Oh, and how could we talk about Bartok without hearing some of the Concerto for Orchestra (2nd movement)? With its “presentation of pairs” it is a perfect piece for identifying orchestral instruments!

Having started with a discussion of form, we came back to it with a performance of the first movement of Diabelli’s Sonatina in F, Op. 168 No. 1.  All of the students in attendance already had some experience with sonata form, but class was a great chance to get a better understanding of this ubiquitous structure and connect it with the simpler ternary forms we heard earlier. After the Diabelli, I let Leonard Bernstein do the talking. We watched excerpts from one of the marvelous Young People’s Concerts, in which he effortlessly explains sonata form using Twinkle Twinkle Little Star, the Beatles and finally Mozart’s K. 545 (Video 2 of 4 is below–this is the one with the priceless rendition of “And I Love Her”). We then heard the Diabelli again—with totally different ears!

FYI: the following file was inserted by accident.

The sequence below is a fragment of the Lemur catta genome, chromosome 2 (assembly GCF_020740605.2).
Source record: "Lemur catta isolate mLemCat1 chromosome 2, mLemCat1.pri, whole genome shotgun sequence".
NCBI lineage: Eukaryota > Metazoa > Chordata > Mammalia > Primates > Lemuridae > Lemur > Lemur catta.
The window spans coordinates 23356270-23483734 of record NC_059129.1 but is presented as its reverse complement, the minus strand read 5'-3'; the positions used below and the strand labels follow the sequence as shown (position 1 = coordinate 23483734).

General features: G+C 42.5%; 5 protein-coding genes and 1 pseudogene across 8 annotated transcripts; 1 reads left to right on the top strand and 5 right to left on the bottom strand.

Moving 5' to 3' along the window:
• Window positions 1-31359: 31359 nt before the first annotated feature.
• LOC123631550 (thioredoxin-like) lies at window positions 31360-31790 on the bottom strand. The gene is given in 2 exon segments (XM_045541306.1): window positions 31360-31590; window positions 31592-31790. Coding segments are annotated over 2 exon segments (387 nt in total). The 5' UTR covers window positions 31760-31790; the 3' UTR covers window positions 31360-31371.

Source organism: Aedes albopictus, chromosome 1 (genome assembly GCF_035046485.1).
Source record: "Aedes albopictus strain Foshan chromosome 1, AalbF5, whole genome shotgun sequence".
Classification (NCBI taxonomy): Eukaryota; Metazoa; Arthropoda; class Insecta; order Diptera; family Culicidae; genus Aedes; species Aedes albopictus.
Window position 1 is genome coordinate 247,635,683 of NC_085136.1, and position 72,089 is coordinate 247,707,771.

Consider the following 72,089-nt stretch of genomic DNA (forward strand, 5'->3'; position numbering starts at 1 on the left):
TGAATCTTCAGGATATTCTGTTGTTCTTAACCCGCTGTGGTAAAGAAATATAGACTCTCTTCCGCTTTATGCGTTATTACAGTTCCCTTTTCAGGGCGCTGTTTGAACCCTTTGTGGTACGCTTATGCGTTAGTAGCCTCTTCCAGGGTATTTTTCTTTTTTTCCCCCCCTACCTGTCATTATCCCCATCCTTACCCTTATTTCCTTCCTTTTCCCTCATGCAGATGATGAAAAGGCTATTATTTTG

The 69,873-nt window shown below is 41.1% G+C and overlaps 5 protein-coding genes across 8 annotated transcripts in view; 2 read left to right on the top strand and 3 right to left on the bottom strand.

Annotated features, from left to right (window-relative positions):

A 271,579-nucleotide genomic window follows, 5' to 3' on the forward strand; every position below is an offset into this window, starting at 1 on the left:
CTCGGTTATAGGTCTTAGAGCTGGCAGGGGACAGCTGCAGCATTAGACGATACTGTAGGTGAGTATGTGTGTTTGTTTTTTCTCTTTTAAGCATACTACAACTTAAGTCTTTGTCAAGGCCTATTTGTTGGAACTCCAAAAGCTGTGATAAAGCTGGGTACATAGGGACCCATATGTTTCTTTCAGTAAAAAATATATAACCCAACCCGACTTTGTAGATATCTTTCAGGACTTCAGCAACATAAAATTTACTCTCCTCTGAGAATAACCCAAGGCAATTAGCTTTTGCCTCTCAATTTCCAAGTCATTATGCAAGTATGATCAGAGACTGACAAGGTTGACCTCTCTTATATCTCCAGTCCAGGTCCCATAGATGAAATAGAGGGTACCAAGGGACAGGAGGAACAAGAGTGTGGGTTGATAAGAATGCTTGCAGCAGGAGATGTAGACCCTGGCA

Ultimately, studio class is about conversation and community, a space in which my students can learn to trust their musical instincts and develop curiosity and independence. And it is really fun (especially for me.)

Can’t wait for our next class in January!

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She Tweets Again!